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Lecture 7: Asymmetric information
and signalling with capital structure choice

Anton Miglo
Fall 2008

ECON 4560, Anton Miglo
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Topics

 Insiders and outsiders
 Information manipulations and credible
signalling
 Pecking-order theory
 Signalling by “risk-bearing”

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Insiders and Outsiders

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Asymmetric Information Problem

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Example
Two periods. The firm will operate only once in period 2 and then be liquidated.

There is no discounting.

There exist 12 million shares outstanding.

The firm has assets worth \$100 million in period 1 and needs to raise \$70
million for a project, which will pay \$90 million.

The cash flow of the firm in period 2 is \$190 if the investment is made, and
\$100 if it is not.

If the entrepreneur had enough money to pay for the new project he would have
done so.

Using equity will be problematic if there is asymmetric information about the
real value of assets in place and the value of the new project.

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General Model
Two periods. The firm will operate only once in period 2 and then be liquidated.
There is no discounting.

The firm has assets X in period 1 and needs to raise B for a project which will
pay R>B.

The cash flow of the firm in period 2 is X+R if the investment is made, and X if
it is not.

If the entrepreneur had enough money to finance the project, he would have
done so.

He could issue debt. Since R>B the debt would be risk free. Outside investors
would have no problem buying the debt and nothing would be learned about X,
but it would not matter. (the same as inside financing)

Using equity will be problematic if there is asymmetric information about X.

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Pecking-order Theory

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Signalling by “risk-bearing”
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Signalling by “risk-bearing”
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• project net return R=N(θ,σ²);         ∙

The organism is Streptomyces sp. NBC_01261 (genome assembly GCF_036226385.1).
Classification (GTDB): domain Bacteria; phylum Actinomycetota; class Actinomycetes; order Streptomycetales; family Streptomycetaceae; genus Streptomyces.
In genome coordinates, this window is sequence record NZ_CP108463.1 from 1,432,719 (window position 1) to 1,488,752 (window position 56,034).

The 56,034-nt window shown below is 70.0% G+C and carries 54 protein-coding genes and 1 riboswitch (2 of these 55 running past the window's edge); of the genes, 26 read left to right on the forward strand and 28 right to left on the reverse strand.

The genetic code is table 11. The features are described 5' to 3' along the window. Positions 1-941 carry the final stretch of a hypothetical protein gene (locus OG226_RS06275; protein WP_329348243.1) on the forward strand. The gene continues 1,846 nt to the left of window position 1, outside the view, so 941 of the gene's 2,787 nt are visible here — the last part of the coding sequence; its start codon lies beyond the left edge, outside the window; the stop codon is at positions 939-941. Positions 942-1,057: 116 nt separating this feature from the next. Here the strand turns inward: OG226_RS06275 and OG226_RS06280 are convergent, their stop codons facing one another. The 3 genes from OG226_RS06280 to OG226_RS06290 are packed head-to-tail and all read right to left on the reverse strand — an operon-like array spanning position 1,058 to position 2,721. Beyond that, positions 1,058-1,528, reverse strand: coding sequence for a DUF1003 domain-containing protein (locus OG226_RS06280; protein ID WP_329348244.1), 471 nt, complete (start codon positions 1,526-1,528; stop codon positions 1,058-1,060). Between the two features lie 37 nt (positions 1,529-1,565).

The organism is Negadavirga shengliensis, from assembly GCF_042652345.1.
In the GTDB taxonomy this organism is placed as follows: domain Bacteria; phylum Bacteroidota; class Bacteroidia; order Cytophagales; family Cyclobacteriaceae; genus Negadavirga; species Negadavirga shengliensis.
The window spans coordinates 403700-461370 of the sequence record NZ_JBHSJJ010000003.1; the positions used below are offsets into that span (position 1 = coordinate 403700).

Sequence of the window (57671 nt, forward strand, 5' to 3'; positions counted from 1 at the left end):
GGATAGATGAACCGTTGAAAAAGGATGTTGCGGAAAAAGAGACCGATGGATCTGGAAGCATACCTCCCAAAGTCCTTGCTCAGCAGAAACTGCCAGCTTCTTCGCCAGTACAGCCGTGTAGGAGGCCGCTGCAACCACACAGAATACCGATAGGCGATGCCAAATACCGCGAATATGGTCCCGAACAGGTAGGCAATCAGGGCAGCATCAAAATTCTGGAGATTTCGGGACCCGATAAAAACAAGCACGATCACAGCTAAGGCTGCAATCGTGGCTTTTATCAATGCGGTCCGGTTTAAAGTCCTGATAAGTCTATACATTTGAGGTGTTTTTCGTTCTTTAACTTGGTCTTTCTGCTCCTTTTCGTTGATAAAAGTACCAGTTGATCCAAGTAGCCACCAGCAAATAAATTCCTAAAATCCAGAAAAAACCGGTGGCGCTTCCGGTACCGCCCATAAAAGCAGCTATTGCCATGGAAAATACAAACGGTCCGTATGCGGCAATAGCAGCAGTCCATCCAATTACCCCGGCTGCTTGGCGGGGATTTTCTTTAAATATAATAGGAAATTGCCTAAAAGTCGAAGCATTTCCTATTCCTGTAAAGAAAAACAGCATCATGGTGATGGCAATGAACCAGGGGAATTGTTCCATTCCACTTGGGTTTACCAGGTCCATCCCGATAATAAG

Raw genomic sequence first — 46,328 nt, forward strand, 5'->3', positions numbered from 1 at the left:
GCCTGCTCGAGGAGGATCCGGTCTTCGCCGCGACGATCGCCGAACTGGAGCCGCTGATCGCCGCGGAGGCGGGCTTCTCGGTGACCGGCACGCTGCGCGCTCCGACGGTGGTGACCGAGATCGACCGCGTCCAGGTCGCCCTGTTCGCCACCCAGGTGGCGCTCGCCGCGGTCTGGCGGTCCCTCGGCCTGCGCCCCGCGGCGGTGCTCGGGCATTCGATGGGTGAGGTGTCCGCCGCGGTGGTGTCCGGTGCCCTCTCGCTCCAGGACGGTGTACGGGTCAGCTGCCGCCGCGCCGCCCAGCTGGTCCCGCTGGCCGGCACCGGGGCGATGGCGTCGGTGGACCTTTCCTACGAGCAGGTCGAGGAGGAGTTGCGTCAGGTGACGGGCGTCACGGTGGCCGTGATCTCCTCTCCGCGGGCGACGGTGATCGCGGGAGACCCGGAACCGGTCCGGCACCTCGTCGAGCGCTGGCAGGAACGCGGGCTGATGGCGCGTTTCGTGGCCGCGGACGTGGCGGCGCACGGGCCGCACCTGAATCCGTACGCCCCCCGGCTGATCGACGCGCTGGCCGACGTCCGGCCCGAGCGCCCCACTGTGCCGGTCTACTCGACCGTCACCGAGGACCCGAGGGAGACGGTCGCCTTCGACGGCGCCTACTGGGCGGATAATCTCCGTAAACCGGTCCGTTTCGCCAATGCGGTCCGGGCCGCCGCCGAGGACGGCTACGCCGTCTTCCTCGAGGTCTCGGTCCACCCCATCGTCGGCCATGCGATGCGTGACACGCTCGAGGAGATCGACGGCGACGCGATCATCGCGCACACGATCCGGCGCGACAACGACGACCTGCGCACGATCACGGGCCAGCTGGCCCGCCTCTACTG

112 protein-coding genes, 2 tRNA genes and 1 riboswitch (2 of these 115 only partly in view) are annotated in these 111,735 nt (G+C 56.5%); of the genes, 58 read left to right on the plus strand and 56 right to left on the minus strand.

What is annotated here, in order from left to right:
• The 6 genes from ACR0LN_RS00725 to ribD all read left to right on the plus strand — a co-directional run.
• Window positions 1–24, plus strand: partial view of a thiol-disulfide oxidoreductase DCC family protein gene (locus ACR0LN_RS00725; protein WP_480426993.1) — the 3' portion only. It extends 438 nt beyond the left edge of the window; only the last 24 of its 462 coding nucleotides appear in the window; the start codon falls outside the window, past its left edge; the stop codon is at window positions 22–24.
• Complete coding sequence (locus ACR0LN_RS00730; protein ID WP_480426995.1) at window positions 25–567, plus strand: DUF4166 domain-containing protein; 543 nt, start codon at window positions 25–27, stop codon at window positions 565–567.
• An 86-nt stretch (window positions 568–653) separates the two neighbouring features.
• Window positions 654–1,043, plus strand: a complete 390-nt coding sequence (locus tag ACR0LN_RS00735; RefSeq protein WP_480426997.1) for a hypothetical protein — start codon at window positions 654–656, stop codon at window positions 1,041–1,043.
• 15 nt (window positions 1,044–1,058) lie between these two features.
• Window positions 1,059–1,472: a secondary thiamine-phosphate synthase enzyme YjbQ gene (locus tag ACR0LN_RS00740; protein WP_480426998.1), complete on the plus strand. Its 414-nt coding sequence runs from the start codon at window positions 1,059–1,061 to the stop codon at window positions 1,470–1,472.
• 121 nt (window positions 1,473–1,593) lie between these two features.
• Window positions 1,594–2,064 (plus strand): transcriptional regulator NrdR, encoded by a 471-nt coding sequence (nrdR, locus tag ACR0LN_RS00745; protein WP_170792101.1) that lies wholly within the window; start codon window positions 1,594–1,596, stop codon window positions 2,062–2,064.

• θ is the entrepreneur's private information;
• investors are risk neutral;
• The entrepreneurs’ expected utility: Eu(w)=Ew-1/2ρσ²w.
• two types of firms (equally probable)
Expected      Variance
profit
Type 1     100           100

Type 2     200           100

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Patterns of Corporate Financing

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Debt Ratios for some Industries
Industry                    Debt to Value Ratio

Internet                             .0218
Educational Services                 .0224
Drugs&Cosmetics                     .0907
Instruments                        .1119
Metal Mining                      .1347
Electronics                       .1579
Machinery                          .1957
Food                               .2056
Construction                      .2384
Petroleum Refining                .2436
Chemicals                          .2544
Apparel                            .2603
Motor Vehicles Parts                .2714
Paper                               .2895
Textile Mill Products              .3257
Retail Dept Stores                  .3433
Trucking*                         .3730
Steel                              .3819
Telephone*                         .5150
Elec. & Gas Utilities*            .5309
Airlines*                         .5825
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Implications

a   See Leland and Pyle (1997) and Myers and Majluf (1984).
bSee   Miller and Rock (1985).
cSee   Ross (1977)

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Stock Market Response to Pure Capital Structure Changes
Security     Security          Two-Day
Issued      Retired      Announcement Period
Return
Leverage Increased
Stock Repurchase            Debt       Common             21.9%
Exchange offer              Debt       Common             14.0%
Exchange offer            Preferred    Common              8.3%
Leverage reduced
Exchange offer            Common         Debt             -9.9%
Security Sales            Common         Debt             -4.2%
Conversion-forcing call   Common      Convertible         -0.4%

Conversion-forcing call   Common       Preferred          -2.1%

ECON 4560, Anton Miglo

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